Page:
James Wade
JRNM 151

Before the pandemic, LCCC students in the Early Childhood Education courses would go to pre-schools in different communities to sign up and get their in-class hours. Students were required to have 105/120 in-class hours in ECED 283 (Student Teaching I) or ECED 285 (Student Teaching II) classes. These hours would consist of observing the classroom and teaching the preschoolers. When the pandemic hit, there were no pre-schools available to LCCC students, and another opportunity to get hours had to be found.
In the 2020 fall semester, the Children’s Learning Center, LCCC’s pre-school, partnered with LCCC’s ECE program in order for students to receive their hours. Cameras were set upon in the classrooms so footage of the students could be recorded for students to view online. Professor and ECE Program-Coordinator Kathleen Head, Ph.D., felt this was the most logical choice to make in order to keep the learning going.
George Taylor, technical application specialist, and Will Green, video services leader, helped with the recording process for the program. Taylor and Green trained the team on operating the cameras and other aspects of the technology.
CLC Director Michele Henes, teachers Marlene Tirado and Amy Jo West also contributed to the program.
Lynette Brausch, CLC’s administrator, helped coordinate for the students to pass the class with the videos. Brausch edited, reviewed, and published the videos for the students.
Brausch said, “It has truly been a team effort to implement this new setup. There was much trial and error during the first semester.”
Professor Mia Spanu also reviewed and selected videos for her ECED 283 and ECED 285 courses. LCCC students would record themselves presenting a project about themselves or reading a book for preschoolers.
Preschoolers, after watching these videos, would discuss with their teachers. ECE students did not interact with the preschoolers live. Images of the teachers were placed around the camera and the preschoolers could leave messages and stories for the student-teachers.
Preschool teacher Amy Jo West said the preschoolers “loved” the idea of the camera. West described the camera as having a dragon shape. West said that the preschoolers interacting with the students via the camera helped convey the communication of preschoolers, as students were able to get the feeling of how it is to interact with the preschoolers. Students would tape themselves in a few instances such as reading a book for the preschoolers.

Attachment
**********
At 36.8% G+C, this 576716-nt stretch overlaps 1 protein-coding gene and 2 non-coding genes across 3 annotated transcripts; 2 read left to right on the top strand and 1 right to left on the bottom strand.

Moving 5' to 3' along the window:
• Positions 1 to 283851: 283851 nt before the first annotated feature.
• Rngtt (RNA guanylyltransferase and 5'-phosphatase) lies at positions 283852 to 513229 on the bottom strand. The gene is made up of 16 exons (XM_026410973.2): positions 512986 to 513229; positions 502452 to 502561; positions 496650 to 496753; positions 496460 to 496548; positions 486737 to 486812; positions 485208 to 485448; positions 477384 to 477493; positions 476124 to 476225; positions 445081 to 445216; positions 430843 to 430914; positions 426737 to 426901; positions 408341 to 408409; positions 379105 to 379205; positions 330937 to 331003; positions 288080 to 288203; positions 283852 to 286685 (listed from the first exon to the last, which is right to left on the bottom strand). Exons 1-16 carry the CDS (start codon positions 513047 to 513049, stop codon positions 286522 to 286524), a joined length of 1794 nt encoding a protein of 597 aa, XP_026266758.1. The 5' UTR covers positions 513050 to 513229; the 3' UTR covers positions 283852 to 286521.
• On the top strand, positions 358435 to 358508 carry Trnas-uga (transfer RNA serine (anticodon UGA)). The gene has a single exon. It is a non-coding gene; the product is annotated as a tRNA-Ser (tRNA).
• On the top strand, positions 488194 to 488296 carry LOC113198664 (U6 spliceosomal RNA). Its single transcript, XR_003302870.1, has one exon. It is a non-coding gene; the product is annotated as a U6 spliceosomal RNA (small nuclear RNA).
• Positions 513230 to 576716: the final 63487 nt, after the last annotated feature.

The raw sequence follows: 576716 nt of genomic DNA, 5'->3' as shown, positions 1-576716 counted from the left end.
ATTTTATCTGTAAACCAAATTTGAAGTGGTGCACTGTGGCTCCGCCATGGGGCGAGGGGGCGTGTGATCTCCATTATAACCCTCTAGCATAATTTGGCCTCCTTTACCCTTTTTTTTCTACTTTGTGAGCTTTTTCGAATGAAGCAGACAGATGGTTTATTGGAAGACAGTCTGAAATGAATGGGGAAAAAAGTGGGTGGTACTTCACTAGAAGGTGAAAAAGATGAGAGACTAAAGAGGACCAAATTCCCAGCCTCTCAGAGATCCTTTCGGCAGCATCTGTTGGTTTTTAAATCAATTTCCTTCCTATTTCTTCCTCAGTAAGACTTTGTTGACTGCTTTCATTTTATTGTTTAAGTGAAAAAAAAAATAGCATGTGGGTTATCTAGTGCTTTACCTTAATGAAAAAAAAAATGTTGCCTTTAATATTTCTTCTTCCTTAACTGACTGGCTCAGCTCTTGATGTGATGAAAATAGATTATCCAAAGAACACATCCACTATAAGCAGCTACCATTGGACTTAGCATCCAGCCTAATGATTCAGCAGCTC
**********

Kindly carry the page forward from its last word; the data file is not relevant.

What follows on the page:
West said that the children were cooperative with the COVID-19 guidelines, and she did not hear any complaints.
With not physically being in the classroom, it could be a harder challenge to accurately show the ECE students what they needed to observe. Head pointed out that “the videos had to be authentic and relate to the content of the course.”
The idea of recording the classes was never used at the school before the pandemic. Head said that if a solution was not found for students to get their hours during the pandemic, then “it would put off students from completing their degree.”
“It was so exciting to watch the videos and see how the preschoolers greeted our students: Good morning, student-teachers,” said Spanu. “The diligent teamwork and collaboration made this novel approach to Student Teaching practicum a successful experience.”
West and Brausch said that the aspect of the closed captioning could be quite entertaining. Because the captions are based on what the technology program uses, many times the captions would not be correct.
Students interested in the ECE program may contact Head at khead@lorainccc.edu.

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